1: Getting Started
2: Building Logic
5: Game Mechanics
6: Advanced Topics
7: Testing & Tuning
8: The Last 10%
M1: Mobile - Intro
M2: Mobile - Basics
M3: Mobile - Services
M4: Mobile - Publishing
B: How-To Guides
3.0 Drafts (In Progress)
Getting Started with Stencyl
Welcome! This article is designed to help you get up and running. Within minutes, you'll be creating your first game. Before you begin, it's good to know what Stencyl actually is and what its parts are.
What is Stencyl?
The Stencyl Platform consists of three parts — Stencyl (the toolset), StencylForge and Stencyl.com. Each plays a role in helping you "find the fun" starting from a game's conception all the way up to publication and beyond.
Step 1: Download Stencyl
Now that you know what Stencyl and its various parts are, let's begin!
Start by downloading Stencyl and installing it.
(Having trouble installing or launching Stencyl? Ask on the forums.)
Step 2: Go Through the Crash Course
After downloading Stencyl, we strongly recommend going through the Crash Course. If you're launching Stencyl for the first time, you'll be automatically asked to go through the Crash Course. If not, click on the Help Center button to find it.
If you complete the Crash Course, you'll have successfully completed your first game! What comes next?
Step 3: Go through Stencylpedia
After you've made your first game using the Crash Course, we highly recommend reading through the first few chapters of Stencylpedia (up to the end of Chapter 4).
Stencylpedia will teach you the fundamentals of game creation through Stencyl, in a way that poring over many example games won't do.
Step 4: Create a Game from a Kit
After you've gone through Stencylpedia, you should create your first real game, based off a Kit. Kits are templates for creating certain kinds of games such as Platformers, Shooters and Action Games.
If none of the kits are to your liking, you can also select Blank Game to create a game entirely from scratch. Either way, gather your game's graphics and sounds, build scenes, test your game, then publish it. It's that easy!
Step 5: Check Out the Example Games
Your copy of Stencyl comes with simple example games that teach you more about Stencyl. You can find more example games on StencylForge.
Final Step: Make Your Own Games!
Now that you're familiar with Stencyl, you're now ready to take on a game of your own.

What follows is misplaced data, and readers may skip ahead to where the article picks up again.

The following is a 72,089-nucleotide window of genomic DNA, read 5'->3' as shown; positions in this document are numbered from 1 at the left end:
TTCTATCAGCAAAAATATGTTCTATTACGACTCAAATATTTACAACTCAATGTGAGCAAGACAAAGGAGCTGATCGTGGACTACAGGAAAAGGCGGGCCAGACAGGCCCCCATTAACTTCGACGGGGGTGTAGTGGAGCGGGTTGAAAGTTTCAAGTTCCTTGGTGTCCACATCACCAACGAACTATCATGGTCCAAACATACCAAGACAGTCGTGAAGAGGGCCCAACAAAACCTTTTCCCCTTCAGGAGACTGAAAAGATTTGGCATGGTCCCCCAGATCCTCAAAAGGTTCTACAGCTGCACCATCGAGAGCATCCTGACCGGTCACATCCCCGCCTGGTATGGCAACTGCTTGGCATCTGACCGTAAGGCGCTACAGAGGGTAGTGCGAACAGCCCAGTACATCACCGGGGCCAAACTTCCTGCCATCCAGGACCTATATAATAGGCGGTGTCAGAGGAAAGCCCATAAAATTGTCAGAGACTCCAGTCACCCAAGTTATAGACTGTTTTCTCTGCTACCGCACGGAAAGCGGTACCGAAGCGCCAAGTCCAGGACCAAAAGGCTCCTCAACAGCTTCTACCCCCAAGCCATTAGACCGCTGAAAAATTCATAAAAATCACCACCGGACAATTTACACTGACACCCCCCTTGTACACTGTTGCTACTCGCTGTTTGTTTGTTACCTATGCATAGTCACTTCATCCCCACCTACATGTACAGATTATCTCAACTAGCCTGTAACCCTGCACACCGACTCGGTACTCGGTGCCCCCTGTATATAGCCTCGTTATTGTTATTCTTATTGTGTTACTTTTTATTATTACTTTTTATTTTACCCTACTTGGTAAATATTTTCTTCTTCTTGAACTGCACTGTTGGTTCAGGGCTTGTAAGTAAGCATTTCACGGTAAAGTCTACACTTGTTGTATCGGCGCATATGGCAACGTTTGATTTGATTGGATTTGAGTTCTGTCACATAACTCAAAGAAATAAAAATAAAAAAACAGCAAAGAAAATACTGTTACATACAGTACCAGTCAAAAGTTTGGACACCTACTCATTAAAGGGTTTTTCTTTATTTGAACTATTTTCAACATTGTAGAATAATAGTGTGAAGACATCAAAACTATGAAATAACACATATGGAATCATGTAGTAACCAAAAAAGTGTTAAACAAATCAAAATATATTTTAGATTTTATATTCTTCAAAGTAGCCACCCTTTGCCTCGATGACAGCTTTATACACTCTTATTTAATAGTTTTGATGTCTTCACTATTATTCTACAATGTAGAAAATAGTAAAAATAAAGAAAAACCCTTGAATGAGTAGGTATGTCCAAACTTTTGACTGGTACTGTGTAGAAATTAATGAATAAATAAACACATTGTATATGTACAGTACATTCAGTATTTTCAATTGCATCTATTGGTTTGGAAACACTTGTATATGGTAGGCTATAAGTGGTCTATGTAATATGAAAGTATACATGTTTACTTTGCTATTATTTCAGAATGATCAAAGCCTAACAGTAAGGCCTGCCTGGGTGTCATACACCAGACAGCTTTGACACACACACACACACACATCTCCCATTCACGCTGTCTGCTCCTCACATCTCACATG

The sky's the limit, and virtually anything can be done with Stencyl, particularly if you make full use of our powerful but intuitive visual Behavior designer ("Design Mode") or our code editor.
Great things have been accomplished by creators who were new Stencylers just like you not long ago. If you strive to improve yourself every day and take baby steps, you'll become a master Stencyler in no time.
Before you take off to create your games, it's essential to know how to look for and ask for help.
How to Get Help
At some point in the future, you'll get stuck or need to ask a question. Where should you start?
1: Start with Stencylpedia
If you're starting out, Stencylpedia is the first place to go. We've recently revamped it to cover pretty much every topic of importance.
If you're new to Stencyl, work through Chapters 2, 3 and 4, and you'll in be in great shape by the end of Chapter 4 and ready to make games.
If you prefer a more "book" like format, we've got a special Book version of Stencylpedia.
2: Ask on the Forums
The forums are best when you've got a specific question to ask. In most cases, you'll get a prompt response within the same day, often sooner.
3: Chat with other Stencylers
Our Chat Room is great for seeking real-time help. We don't officially provide chat support, but community members lurk and if they're around, they're generally eager to provide help.
Last Updated: 2012-04-05 by Jon
164605 have read this article
Disclaimer: The Stencyl Team does not actively monitor comments on articles. If you're seeking help for your game, please ask a question on the forums. Thanks!